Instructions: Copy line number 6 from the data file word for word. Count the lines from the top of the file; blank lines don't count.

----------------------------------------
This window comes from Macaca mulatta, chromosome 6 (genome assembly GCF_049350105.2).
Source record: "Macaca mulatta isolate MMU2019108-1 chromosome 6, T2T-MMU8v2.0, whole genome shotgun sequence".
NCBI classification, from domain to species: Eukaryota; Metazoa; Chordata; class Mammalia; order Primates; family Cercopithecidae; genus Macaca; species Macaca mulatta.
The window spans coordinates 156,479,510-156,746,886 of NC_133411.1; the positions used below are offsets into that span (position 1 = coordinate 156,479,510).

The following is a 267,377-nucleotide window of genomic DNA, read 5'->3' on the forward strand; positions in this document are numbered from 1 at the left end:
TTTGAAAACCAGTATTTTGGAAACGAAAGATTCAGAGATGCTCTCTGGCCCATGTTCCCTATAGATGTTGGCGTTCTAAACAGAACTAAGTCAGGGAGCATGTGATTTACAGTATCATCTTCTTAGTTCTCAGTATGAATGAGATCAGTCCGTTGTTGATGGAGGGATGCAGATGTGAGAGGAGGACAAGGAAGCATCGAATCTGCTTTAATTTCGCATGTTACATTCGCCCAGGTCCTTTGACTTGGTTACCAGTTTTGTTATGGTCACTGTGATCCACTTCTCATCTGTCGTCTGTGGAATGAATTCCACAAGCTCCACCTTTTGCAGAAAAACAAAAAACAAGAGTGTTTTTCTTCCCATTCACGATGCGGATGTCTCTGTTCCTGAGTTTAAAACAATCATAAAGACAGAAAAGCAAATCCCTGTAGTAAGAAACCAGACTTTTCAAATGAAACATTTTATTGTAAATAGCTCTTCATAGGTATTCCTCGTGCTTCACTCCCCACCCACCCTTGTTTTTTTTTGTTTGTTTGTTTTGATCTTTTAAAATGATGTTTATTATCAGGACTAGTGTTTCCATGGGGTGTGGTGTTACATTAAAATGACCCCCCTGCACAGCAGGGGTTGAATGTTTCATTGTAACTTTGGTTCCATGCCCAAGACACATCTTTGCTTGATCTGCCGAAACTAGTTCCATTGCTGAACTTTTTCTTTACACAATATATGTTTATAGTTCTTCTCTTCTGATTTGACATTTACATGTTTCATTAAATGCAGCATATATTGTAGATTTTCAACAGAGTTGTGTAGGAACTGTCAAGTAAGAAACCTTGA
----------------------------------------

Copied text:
TTTGAAAACCAGTATTTTGGAAACGAAAGATTCAGAGATGCTCTCTGGCCCATGTTCCCTATAGATGTTGGCGTTCTAAACAGAACTAAGTCAGGGAGCATGTGATTTACAGTATCATCTTCTTAGTTCTCAGTATGAATGAGATCAGTCCGTTGTTGATGGAGGGATGCAGATGTGAGAGGAGGACAAGGAAGCATCGAATCTGCTTTAATTTCGCATGTTACATTCGCCCAGGTCCTTTGACTTGGTTACCAGTTTTGTTATGGTCACTGTGATCCACTTCTCATCTGTCGTCTGTGGAATGAATTCCACAAGCTCCACCTTTTGCAGAAAAACAAAAAACAAGAGTGTTTTTCTTCCCATTCACGATGCGGATGTCTCTGTTCCTGAGTTTAAAACAATCATAAAGACAGAAAAGCAAATCCCTGTAGTAAGAAACCAGACTTTTCAAATGAAACATTTTATTGTAAATAGCTCTTCATAGGTATTCCTCGTGCTTCACTCCCCACCCACCCTTGTTTTTTTTTGTTTGTTTGTTTTGATCTTTTAAAATGATGTTTATTATCAGGACTAGTGTTTCCATGGGGTGTGGTGTTACATTAAAATGACCCCCCTGCACAGCAGGGGTTGAATGTTTCATTGTAACTTTGGTTCCATGCCCAAGACACATCTTTGCTTGATCTGCCGAAACTAGTTCCATTGCTGAACTTTTTCTTTACACAATATATGTTTATAGTTCTTCTCTTCTGATTTGACATTTACATGTTTCATTAAATGCAGCATATATTGTAGATTTTCAACAGAGTTGTGTAGGAACTGTCAAGTAAGAAACCTTGA